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Who the hell are you?
My name is Vincent. I’m a French game design student from Supinfogame Rubika, a game development school based in Valenciennes, France. I worked on many game projects during my studies that taught me a lot on game development and game design. I released games made with friends on Steam alongside my studies. The first one was Atma, a story-driven adventure game inspired by games like Zelda and Okami. The latest is Quash, a VR arcade game currently in early access on Steam.
I wrote this article to share the experience I had during the development of Quash. It taught me a lot about designing for VR. I wanted to talk about the process and the decisions we took to achieve our goals. I hope this article can help and/or inspire people who face difficulties during the development of their own VR game. (And I know how difficult and incredibly frightening it can be to design for VR).
Quash is a VR Arcade racket game where the player must destroy every brick in the wall in front of him. To destroy the bricks, the player has to strike a ball with their racket to create an explosion that blows the bricks within its range when the ball hits the wall.
You can easily describe the concept as a mix between Squash and Breakout.
The game is designed around 2 core pillars that drive the game’s experience.
Make the player feels strong and powerful
Everyone can play and succeed
Make you feel stronger than you think
Racket sports tend to be more difficult than we thought at first. It’s complicated to aim accurately with a racket, and you need to be able to catch the ball, which is not easy. It made us realize that we don’t want the player to have an experience similar to a real racket sport. We wanted something easier, more accessible, focused on the feeling of hitting a ball and destroying everything.
We want everyone to be able to smash this damn ball!
We wanted to create a game where everyone can succeed without sacrificing a sense of challenge and let players improve by themselves throughout the game.
Above all, we focused on the feeling of the gameplay to achieve our design goals.
Victory condition & progression system
In Quash, there aren’t any real conditions for defeat. We needed to avoid “traditional Game Over” to let the player complete a level even if he didn’t play well. We didn’t want to break the flow of a game. We wanted the player to progress at their own pace.
To achieve this, we included a scoring and achievement system that evaluates the performance of players throughout a level. The achievements reward the player with stars which are the currency needed to unlock levels in the single player campaign. With these systems, we can shape and balance the player’s progress based on their performance without punishing them while playing a level. We trust the player to know whether or not they are playing well during a game.
A ton of bricks!
There’s already a lot of VR racket games on Steam. Some of them have a concept close to Quash’s. However, none of these games push their design around the feeling of fun you get when you crush something. VR is a powerful technology for conveying these kinds of feelings that are rarely reproduced in the real world. (because it’s obviously dangerous, and no one wants to blow up their own stuff)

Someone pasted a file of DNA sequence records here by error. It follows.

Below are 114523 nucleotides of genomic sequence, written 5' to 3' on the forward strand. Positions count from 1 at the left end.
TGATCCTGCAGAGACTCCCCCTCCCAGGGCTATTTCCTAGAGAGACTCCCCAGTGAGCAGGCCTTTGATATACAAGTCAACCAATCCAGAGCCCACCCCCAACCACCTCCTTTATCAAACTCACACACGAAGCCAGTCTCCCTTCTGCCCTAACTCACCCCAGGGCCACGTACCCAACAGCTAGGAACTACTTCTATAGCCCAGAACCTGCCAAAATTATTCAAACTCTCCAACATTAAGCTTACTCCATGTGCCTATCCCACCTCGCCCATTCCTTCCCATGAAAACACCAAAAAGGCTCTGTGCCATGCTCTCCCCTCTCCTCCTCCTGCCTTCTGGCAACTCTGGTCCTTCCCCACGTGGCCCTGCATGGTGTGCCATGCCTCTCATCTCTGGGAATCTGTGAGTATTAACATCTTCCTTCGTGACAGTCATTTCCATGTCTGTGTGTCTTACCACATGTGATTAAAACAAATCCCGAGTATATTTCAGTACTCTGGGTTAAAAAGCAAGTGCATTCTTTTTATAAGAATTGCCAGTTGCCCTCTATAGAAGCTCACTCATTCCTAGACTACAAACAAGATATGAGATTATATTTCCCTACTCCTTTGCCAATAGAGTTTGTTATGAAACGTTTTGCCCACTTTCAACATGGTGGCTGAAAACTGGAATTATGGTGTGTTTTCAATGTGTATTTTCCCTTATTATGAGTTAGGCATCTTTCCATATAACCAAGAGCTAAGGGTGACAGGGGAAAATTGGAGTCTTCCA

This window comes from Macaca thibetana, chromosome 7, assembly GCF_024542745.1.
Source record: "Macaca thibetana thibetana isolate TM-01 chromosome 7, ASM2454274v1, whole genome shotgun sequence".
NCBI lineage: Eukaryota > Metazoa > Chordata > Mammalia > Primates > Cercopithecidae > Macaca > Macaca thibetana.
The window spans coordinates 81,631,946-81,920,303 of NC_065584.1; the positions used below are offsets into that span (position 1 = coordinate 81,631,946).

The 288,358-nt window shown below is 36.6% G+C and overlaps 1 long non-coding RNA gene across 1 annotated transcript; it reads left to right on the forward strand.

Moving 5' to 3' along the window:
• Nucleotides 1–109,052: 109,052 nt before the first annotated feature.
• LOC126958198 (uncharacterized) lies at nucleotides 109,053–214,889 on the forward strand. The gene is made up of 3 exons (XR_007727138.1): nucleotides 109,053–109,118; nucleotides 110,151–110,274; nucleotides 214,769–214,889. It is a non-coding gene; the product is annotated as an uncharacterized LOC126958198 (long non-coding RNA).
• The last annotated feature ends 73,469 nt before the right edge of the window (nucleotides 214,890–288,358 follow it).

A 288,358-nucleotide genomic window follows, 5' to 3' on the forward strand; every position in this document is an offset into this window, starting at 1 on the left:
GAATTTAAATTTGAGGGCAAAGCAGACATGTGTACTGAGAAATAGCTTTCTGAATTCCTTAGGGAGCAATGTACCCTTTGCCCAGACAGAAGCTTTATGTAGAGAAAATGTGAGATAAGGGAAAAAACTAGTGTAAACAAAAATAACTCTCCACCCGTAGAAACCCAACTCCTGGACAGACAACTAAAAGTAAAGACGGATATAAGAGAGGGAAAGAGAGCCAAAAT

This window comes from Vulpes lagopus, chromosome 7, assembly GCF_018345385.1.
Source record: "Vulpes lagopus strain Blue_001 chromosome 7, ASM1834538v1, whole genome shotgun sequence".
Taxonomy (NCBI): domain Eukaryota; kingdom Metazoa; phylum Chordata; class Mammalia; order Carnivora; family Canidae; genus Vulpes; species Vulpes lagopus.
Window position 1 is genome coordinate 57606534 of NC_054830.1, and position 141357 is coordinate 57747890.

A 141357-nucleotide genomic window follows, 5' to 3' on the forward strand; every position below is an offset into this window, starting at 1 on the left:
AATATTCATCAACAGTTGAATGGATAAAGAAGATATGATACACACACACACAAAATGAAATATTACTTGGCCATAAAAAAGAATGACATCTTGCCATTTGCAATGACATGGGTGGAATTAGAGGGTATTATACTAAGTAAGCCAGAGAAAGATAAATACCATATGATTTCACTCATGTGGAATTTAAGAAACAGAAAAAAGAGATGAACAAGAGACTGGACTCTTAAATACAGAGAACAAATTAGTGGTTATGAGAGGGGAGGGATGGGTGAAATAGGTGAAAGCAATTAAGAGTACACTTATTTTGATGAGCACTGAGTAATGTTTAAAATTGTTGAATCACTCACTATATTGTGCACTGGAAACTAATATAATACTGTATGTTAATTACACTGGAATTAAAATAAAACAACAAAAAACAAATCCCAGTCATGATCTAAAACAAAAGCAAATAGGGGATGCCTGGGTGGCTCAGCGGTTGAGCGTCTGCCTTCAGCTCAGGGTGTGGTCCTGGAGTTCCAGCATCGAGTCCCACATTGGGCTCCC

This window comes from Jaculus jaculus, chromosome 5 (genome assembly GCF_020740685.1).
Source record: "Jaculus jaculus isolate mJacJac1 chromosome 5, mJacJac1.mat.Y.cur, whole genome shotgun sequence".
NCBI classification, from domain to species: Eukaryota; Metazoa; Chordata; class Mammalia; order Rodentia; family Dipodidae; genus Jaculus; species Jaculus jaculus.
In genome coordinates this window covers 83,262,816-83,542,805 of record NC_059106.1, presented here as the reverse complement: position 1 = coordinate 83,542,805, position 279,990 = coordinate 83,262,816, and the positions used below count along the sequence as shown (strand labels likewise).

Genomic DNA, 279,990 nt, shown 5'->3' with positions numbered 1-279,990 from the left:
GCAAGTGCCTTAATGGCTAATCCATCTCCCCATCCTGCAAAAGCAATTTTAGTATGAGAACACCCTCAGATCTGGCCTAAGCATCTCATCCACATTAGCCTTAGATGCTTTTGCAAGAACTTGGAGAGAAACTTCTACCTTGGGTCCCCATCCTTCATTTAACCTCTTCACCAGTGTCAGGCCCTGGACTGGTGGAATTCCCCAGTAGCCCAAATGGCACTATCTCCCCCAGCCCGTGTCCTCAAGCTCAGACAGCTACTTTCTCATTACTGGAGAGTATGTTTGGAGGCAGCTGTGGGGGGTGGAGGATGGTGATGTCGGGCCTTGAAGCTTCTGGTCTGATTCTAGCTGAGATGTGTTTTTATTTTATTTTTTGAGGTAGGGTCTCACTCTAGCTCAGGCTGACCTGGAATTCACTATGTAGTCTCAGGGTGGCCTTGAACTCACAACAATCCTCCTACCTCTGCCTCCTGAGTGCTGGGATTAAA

We decided to put a lot of bricks on the wall to increase the pleasure the player can get by destroying many bricks. We had to find the right balance to display a lot of bricks without having readability or even performance issues. But putting a lot of bricks in the wall creates another obvious problem: It’s harder to hit a small brick than a big one.
This is why we created the explosion mechanic.
The ball itself doesn’t break the bricks. It is the explosion the ball creates when it hits the wall that destroys them. This mechanic allows the player to easily hit several bricks and doesn’t require a lot of accuracy. It makes the game easier, more accessible and improves the feeling of pleasure felt when destroying bricks.
When the ball hits a brick or the front wall, a circle is generated (the explosion) and all bricks inside a radius starting from the impact point are detected
Then, all detected bricks are destroyed.
This mechanic requires less accuracy from the player and let them easily perform spectacular destruction
We designed the physics in a way that it helps and always advantages the player. We iterated a lot on it. We made sure that the velocity of the ball is always high (even with very small shots). Our limit was to make the action clear and easy to follow. We found that in many other racket games, the ball was too slow and at the same time harder to catch. We thought this was way too frustrating for the experience we wanted to design. So, we increased the speed when the players hit the ball and reduced it when the ball was moving towards the player’s position.
We worked on the trajectories to make them as simple as possible. We want them to be easy to anticipate when the player strikes the ball.
In addition, the ball is automatically moving to a position that can be easily reached by the player when it comes back in their direction.
The ball always adjusts its trajectory to get back in the blue areas around the player
Once again, we cheated a bit (but in the right way). The racket’s collider is actually much bigger than the mesh itself. We did this to avoid the frustrating moment where the player misses the ball when it is visually very close to the racket.
Score & numbers